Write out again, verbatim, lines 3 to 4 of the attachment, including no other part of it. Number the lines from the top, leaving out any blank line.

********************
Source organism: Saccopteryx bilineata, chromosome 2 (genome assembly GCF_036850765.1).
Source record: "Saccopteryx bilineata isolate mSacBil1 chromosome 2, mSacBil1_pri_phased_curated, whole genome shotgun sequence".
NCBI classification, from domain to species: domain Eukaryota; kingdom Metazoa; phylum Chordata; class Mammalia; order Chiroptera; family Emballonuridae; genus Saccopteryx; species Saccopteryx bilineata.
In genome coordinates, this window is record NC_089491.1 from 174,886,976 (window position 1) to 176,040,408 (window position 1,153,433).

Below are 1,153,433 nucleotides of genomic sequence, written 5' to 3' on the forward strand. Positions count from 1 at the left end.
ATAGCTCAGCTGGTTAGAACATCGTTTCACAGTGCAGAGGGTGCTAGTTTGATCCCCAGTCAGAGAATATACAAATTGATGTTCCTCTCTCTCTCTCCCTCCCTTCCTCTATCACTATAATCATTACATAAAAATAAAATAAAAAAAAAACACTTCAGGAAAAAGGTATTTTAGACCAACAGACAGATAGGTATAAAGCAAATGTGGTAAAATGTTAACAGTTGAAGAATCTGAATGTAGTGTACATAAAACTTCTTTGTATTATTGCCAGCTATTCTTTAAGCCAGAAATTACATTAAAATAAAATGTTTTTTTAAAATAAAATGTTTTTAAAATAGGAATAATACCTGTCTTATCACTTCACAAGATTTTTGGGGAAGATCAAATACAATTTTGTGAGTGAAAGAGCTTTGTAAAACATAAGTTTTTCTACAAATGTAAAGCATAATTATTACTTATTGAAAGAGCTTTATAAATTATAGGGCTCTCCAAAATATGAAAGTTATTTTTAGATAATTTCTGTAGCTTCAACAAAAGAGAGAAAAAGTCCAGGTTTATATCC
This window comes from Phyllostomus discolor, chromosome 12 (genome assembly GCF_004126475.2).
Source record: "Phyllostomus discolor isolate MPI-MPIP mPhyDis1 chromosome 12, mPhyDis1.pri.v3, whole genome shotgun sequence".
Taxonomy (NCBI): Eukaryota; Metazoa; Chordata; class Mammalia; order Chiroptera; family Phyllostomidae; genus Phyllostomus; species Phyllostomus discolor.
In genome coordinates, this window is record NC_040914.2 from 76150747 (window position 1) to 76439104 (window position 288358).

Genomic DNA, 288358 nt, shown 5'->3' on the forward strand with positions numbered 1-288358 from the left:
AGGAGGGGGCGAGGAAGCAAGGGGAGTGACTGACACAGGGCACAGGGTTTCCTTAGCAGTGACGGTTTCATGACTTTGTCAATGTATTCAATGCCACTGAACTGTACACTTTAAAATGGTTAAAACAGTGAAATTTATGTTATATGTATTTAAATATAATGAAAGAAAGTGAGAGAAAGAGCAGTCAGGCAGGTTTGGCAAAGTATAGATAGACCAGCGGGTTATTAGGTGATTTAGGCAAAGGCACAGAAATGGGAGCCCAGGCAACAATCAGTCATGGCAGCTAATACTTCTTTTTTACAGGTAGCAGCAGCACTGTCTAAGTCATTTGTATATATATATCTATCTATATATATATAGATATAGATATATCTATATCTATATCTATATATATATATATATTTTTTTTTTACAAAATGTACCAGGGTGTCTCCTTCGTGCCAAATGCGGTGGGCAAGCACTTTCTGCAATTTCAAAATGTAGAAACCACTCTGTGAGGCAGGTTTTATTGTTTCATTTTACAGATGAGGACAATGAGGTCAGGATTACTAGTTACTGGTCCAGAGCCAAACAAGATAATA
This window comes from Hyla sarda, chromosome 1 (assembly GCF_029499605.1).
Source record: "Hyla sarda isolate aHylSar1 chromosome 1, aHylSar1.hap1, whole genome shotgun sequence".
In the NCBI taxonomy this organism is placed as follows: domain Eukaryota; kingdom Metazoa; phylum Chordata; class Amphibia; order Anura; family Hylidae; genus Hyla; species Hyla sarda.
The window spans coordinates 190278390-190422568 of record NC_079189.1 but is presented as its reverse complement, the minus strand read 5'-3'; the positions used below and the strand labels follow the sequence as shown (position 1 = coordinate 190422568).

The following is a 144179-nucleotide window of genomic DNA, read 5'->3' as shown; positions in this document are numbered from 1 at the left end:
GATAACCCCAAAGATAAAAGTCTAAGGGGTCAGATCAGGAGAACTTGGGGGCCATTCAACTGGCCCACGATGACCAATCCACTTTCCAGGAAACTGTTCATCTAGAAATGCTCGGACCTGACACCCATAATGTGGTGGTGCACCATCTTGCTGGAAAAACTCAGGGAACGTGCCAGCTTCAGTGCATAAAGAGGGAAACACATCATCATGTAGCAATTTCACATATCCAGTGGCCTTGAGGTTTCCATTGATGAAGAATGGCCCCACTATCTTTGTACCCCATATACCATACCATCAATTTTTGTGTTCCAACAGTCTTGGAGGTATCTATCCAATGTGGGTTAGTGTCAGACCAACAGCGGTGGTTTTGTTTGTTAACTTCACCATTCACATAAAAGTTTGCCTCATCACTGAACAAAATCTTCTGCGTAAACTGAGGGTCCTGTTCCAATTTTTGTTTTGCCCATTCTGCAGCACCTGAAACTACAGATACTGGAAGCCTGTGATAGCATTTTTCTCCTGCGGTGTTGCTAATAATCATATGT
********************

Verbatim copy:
NCBI classification, from domain to species: domain Eukaryota; kingdom Metazoa; phylum Chordata; class Mammalia; order Chiroptera; family Emballonuridae; genus Saccopteryx; species Saccopteryx bilineata.
In genome coordinates, this window is record NC_089491.1 from 174,886,976 (window position 1) to 176,040,408 (window position 1,153,433).